Recent tragedies at the Sago Mine, the Aracoma Alma Mine, and the Darby Mine have brought renewed attention to an old problem: situational awareness in mine emergencies. Improved communication is a partial, but not a complete, solution to the problem. Mine emergencies often involve dense smoke and dust that impair visibility and disorient even those familiar with the mine layout. Additionally, miners overcome by carbon monoxide cannot communicate useful information to potential rescuers. Location awareness is an important aspect of the overall problem of situational awareness.
In too many cases, mine fatalities might have been avoided if rescuers knew the location of trapped or disabled miners.In the event of trouble, knowing the precise location of the miners at risk can greatly assist rescuers. The more quickly the rescue team can reach miners at risk, the more likely the rescue operation will be successful.
Currently, there is no technology capable of determining the precise location of underground miners. Interim location solutions being rushed into mines in the wake of recent tragedies are unlikely to provide the necessary precision and performance. The results of the present effort indicate that Near-Field Electromagnetic Ranging has great promise for providing accurate real-time location information of miners.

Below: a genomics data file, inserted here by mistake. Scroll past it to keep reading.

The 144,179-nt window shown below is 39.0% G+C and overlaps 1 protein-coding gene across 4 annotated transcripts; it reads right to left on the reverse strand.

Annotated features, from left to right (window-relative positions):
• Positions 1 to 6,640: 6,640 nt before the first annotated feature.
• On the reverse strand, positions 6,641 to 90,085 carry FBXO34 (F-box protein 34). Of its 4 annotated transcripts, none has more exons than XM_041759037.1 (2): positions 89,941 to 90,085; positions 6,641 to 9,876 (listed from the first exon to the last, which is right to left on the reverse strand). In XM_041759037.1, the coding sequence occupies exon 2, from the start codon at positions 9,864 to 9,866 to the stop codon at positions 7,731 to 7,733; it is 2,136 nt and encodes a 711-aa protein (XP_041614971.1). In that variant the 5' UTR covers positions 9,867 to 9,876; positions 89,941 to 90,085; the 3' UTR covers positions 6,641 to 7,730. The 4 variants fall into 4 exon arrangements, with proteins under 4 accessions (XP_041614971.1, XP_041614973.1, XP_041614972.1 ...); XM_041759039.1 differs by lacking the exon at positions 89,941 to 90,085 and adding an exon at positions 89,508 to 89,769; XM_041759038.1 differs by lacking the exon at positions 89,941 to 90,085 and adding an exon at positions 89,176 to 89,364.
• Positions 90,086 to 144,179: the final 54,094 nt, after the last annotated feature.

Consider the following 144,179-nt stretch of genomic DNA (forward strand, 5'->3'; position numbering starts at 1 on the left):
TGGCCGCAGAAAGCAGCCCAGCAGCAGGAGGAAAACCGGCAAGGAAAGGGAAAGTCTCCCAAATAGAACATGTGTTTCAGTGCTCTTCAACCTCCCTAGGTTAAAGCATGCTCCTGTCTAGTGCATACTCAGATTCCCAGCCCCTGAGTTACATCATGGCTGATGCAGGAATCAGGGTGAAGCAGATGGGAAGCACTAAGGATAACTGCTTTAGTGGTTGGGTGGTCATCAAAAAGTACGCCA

Near-Field Electromagnetic Ranging
Since 2002, the Q-Track Corporation has been pioneering a novel approach to real-time location systems (RTLS) called Near-Field Electromagnetic Ranging (NFER®) technology. Operating in the AM broadcast band (530-1710kHz) under Part 15 power levels, NFER® systems achieve tracking accuracies on the order of 1-3ft (30cm-1m) or better at ranges of 100-200ft (30-60m) in complicated indoor environments. NFER® systems take advantage of the far greater complexity of near-field signals to track on multiple signal characteristics such as the phase difference between electric and magnetic signal components. By transmitting at the higher power levels allowed in coal mines and operating at lower frequencies, range can be extended substantially relative to what Q-Track has achieved in above-ground tracking. We chose 575kHz as a good starting point for initial prototypes and testing.
Current NFER prototypes could be the basis of a tracking system with a range of about 150-200m (450-600ft). Reasonably foreseeable improvements could substantially extend the range to about 600-800m or 1800-2400 feet. With this kind of range, we can envision deploying a relatively limited number of receivers and obtaining accurate location information throughout mines of substantial size.